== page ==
Wednesday, September 16, 2020

From Ian:

Michael Oren: An achievement that will be taught in the diplomacy books
The peace agreements between Israel, the UAE and Bahrain are an economic, diplomatic and strategic breakthrough.

On the economic front, it is a connection between the most innovative country in the world, Israel, and two of the wealthiest countries in the world; an encounter that may be transformative not only for the Middle East, but for the whole world. Even before the agreement was signed, Israeli and Arab businessmen hurried to sign deals of cooperation and mutual investments. On the diplomatic front, this is an agreement that refutes all the theses concerning the peace process that have existed for 30, 50, even 70 years. Even in the early 1950s the Americans and British suggested a format that was based on the principle of land for peace, which included the demand from Israel to give Egypt almost all of the Negev. The belief that Israel must buy peace with the Arabs continued fervently after the 1967 Six-Day War as part of the peace accords with Egypt and Jordan. Israel had to give up many territories, and here – as opposed to that, the current deals were achieved without giving up one millimeter of land.

Another belief was that the Israeli-Arab conflict was central and fundamental in the Middle East, and that its origin is in the conflict with the Palestinians. By that same belief, the core of the conflict surrounds the settlements in Judea and Samaria and east Jerusalem. Yet here, the present deal was achieved with no advance whatsoever with the Palestinians, and without removing Israeli settlements in Judea and Samaria, without even a settlement freeze. Finally, for many years there was a belief that the Palestinians, because of their weakness, need incentives to enter negotiations, even after they left the table. So they received billions, an embassy in Washington and recognition from most countries of the world. This time, as opposed to the past, the Palestinians left, they ran away from the talks, and they were punished. Therefore, beyond the economic and diplomatic achievements, the peace agreements have a significant strategic importance.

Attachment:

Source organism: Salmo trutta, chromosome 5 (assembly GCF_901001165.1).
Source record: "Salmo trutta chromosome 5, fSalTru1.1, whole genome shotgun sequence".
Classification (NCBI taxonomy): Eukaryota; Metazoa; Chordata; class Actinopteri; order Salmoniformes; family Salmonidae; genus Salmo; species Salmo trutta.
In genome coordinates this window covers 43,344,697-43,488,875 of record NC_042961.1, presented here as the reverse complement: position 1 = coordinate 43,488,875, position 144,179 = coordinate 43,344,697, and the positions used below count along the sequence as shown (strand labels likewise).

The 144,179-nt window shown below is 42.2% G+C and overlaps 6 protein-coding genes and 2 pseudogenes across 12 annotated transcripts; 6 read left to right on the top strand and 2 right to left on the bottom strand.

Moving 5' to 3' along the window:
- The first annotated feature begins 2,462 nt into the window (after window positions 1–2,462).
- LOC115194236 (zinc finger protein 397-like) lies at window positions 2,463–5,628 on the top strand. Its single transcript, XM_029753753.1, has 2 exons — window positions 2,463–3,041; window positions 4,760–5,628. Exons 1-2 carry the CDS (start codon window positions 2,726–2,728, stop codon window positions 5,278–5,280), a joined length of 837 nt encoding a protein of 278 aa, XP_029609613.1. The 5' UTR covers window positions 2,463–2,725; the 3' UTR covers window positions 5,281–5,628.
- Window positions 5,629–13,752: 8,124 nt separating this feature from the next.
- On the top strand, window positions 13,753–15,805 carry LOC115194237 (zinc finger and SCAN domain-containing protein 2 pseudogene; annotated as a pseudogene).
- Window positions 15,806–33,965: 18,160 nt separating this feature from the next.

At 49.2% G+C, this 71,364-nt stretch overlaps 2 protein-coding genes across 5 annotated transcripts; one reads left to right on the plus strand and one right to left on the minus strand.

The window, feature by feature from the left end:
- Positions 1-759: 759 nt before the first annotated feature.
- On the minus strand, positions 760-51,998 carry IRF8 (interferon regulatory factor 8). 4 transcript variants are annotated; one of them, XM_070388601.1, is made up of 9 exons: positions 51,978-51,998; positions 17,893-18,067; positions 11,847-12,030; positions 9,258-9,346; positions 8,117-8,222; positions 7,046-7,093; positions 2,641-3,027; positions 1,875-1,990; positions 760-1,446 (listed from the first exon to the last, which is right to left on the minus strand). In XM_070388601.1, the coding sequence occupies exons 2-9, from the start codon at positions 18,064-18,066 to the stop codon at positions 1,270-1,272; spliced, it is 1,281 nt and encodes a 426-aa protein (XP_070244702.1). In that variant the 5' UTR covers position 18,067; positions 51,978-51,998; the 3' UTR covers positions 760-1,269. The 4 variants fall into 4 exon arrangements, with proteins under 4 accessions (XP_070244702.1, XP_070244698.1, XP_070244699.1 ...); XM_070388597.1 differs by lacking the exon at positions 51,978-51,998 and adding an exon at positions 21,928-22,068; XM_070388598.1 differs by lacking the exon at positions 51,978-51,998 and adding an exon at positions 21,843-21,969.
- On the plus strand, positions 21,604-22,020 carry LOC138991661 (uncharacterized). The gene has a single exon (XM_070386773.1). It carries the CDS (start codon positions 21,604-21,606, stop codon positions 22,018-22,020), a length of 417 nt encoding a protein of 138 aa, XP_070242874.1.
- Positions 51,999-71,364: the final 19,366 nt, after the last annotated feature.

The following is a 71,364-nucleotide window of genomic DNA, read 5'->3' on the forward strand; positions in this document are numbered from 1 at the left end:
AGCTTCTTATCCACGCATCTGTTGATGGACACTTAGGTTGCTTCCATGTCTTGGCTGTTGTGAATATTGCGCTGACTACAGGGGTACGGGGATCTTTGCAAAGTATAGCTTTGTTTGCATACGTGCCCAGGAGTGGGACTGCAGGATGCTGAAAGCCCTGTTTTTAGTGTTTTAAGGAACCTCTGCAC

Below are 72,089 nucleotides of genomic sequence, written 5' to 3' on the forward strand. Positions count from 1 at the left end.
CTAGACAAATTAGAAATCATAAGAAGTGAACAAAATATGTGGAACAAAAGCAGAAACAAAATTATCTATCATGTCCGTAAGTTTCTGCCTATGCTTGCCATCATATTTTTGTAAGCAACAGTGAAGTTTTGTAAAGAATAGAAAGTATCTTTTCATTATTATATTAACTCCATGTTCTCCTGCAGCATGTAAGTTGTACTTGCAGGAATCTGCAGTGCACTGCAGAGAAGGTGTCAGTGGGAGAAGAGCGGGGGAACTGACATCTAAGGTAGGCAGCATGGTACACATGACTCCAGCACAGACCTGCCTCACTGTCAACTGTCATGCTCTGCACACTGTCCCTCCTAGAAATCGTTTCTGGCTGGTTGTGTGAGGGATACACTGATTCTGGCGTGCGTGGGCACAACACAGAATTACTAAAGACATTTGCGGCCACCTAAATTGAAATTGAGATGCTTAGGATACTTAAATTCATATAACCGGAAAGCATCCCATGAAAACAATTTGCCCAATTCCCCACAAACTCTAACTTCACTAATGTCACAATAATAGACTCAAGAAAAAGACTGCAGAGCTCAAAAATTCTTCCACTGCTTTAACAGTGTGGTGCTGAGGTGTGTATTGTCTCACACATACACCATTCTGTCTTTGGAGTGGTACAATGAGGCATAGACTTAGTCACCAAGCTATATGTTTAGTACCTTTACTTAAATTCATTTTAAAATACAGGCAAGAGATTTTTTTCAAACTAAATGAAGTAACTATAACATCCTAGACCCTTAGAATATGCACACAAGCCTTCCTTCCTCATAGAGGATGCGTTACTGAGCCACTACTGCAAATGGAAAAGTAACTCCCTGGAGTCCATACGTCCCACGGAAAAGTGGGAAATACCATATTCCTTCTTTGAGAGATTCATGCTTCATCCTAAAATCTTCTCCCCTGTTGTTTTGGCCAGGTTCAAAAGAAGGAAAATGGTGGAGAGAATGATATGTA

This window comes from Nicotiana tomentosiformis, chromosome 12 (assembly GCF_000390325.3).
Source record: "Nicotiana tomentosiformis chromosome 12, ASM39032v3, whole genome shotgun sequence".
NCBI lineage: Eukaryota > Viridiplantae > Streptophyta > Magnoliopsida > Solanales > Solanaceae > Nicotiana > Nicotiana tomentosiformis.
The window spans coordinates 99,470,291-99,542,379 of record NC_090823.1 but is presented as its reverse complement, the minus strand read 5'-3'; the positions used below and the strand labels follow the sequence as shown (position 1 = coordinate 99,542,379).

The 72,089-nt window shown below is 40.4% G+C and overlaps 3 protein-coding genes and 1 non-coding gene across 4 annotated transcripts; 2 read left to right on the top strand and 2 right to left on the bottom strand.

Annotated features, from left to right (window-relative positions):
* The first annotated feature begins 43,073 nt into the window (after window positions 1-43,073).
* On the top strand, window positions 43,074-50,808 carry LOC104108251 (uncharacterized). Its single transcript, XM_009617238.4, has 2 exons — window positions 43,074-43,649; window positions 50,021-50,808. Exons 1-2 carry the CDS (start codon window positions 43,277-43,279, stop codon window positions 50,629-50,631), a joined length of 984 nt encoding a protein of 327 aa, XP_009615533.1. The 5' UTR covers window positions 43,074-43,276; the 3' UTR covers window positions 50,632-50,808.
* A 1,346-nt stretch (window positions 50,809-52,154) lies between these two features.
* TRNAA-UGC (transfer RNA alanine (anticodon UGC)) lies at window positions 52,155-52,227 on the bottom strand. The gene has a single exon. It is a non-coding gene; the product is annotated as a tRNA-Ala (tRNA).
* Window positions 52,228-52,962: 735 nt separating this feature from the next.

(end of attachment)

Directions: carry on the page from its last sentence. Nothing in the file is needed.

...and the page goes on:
The Arab governments over the past years dealt with insufferable dangers from Iran and Erdogan's Turkey, who support Hamas and Islamists. At the same time, as the US began a process of removing itself from the region and supporting those Arab countries, the Bahrainis and Saudis had no choice but to turn to Israel, the only superpower in the Middle East that doesn't threaten them, in fact quite the opposite, is willing to help them defend themselves.

These peace deals will allow us and the moderate Arab states to forge an open front against the Iranian-Syrian axis, and against Turkish aggression.
Abraham Accords: Full text

Caroline Glick: A tale of 2 White House signing ceremonies
Attending the White House signing ceremony on Tuesday of the Abraham Accords – which normalize relations between Israel and the United Arab Emirates and Bahrain – was both moving and jarring. Standing at the South Lawn, just meters from the Rose Garden where the Oslo Accord were signed 27 years ago on September 13, 1993, the comparison between the two agreements was inescapable.

That ceremony was an act of political theater unsurpassed in the history of Israel. Yasser Arafat, chairman of the PLO, and architect of modern terrorism, grinned ear to ear as he received the royal treatment on the White House Lawn.

Seeking peace, Israel's then-Prime Minister Yitzhak Rabin promised the PLO land, money and weaponry, which Arafat used to build a terror state on the outskirts of Jerusalem. Arafat in turn promised to end terrorism, accept Israel's right to exist and resolve all outstanding issues through peaceful negotiations. Arafat was lying.